New markets and goods have had a direct impact on various domains of contemporary social life. In Vietnam, "culture" is a dynamic process that responds to changes in the local and global environment. This is a measure of its vitality.

Historically, Vietnam has been influenced by both Indian and Chinese civilization, But because of the long Chinese occupation and China's proximity, Vietnam adopted most of its major cultural and political concepts from China. Buddhism, Taoism, and Confucianism have made its way into Vietnamese homes and culture.

Throughout its history the family has formed the corner stone of Vietnamese culture and society. The family unit has preserved its status through Chinese and French domination, the 30-year struggle for National Liberation, Communism and Doi Moi (the current policy of market reform and the trappings of
Westernization and Modernization).

The institution of the family has come under intense pressure throughout Vietnamese civilisation. It is, however, regarded by many that the traditional role of the family in modern Vietnam is under more pressure than at any other stage in Vietnamese history. Doi Moi, the development of western style capitalism, government family planning policies, modernization, individualism and westernization seem to be assaulting the traditional family from all sides.

But now as a result of Doi Moi, we no longer see as much family culture. Many families are forced to leave the house and work in factories to sustain their families. In the video, one couple hadn't seen their kids for months. This was unheard of in times before Doi Moi.

Along with the influx of migrant factory workers and the increase in the population of the urban poor, A new upper middle class emerges from this industrial world. The cities are full of cars and motorbikes (famous in Vietnam), fancy houses, and furnishings fashionable clothes, and personal gadgets like cell phones, and entertainment.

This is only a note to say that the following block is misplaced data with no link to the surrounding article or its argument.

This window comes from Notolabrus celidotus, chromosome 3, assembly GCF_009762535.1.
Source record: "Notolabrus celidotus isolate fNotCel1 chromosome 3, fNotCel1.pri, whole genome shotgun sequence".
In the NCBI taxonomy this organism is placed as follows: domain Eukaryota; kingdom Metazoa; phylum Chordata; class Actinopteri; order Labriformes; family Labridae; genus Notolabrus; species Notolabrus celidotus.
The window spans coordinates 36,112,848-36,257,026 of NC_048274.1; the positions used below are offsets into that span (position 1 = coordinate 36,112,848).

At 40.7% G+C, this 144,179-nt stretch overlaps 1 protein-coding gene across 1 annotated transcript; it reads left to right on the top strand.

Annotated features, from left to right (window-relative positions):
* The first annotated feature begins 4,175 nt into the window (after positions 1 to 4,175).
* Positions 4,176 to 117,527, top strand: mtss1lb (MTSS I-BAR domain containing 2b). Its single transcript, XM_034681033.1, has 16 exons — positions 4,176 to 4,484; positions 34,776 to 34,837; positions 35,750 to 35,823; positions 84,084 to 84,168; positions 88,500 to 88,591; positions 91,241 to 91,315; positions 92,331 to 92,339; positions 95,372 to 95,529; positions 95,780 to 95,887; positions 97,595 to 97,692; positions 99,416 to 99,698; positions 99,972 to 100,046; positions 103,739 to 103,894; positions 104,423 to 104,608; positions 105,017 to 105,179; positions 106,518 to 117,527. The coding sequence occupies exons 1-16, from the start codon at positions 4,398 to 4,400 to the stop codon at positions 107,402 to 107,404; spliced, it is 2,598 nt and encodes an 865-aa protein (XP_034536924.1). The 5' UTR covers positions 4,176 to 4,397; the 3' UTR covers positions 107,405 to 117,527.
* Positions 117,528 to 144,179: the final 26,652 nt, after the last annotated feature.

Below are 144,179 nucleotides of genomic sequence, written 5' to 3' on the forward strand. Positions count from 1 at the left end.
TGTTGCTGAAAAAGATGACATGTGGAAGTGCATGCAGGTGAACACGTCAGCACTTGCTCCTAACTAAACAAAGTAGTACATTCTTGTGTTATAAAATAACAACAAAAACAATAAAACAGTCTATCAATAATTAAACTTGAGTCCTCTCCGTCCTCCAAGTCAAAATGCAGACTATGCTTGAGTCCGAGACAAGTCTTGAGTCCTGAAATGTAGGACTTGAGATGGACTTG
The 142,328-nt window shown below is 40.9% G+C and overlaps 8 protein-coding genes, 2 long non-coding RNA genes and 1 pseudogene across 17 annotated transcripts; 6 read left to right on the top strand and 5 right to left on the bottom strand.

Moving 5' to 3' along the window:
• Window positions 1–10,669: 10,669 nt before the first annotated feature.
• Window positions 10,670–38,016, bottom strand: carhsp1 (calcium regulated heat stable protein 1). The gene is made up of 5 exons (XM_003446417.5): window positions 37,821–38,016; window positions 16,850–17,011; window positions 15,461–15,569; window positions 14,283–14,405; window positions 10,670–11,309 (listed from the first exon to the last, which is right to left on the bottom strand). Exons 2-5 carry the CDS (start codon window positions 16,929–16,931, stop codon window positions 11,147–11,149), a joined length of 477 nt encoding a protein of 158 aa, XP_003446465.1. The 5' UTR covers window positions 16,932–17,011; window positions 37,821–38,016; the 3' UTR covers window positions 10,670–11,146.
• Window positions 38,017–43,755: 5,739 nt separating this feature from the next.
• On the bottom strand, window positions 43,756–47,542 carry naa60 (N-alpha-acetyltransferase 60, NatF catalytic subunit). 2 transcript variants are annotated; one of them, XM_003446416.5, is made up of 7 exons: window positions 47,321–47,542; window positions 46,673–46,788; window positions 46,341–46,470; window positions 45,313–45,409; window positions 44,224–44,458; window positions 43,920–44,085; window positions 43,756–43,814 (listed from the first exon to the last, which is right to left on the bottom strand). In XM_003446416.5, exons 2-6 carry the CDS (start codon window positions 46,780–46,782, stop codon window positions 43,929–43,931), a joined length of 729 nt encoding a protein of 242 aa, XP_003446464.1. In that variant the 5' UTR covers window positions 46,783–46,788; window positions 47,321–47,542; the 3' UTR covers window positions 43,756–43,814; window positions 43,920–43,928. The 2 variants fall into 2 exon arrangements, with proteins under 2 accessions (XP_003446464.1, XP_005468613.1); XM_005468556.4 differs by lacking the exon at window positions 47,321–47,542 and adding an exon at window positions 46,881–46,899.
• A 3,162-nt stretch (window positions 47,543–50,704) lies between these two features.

Family values have become lost in the midst of chaos. The priority of the family becomes making money and not each other. Children are being more and more pressured to pursue education not as a means to become knowledgeable but to make a living. In a world where Vietnam's young people pursue interests that differ sharply from those of their parents, a generation gap forms between the two. Communication between parents and children is almost non-existent. Children and Teens are distracted by technology and parents are working long hours that require them to be away from home.

#6.gifVietnam is a country that struggles with many of the same challenges that face other countries today, including drugs, generation gaps, and fears of globalization. Despite the individualism that Doi Moi implies, the Vietnamese government recognizes the importance of the role of the family in Vietnamese society and sees it as a major element in combating “social evils” such as drugs, prostitution, gambling, commercialism, that have developed as a result of the transition to a market economy.

The future for the traditional family structure remains unclear. What is certain is that Vietnam's economic and cultural transformation shows no sign of abating and it is within this context that the traditional family structure must develop and change to meet the needs of the "new' Vietnamese way of life and its family structure stands at an important crossroad.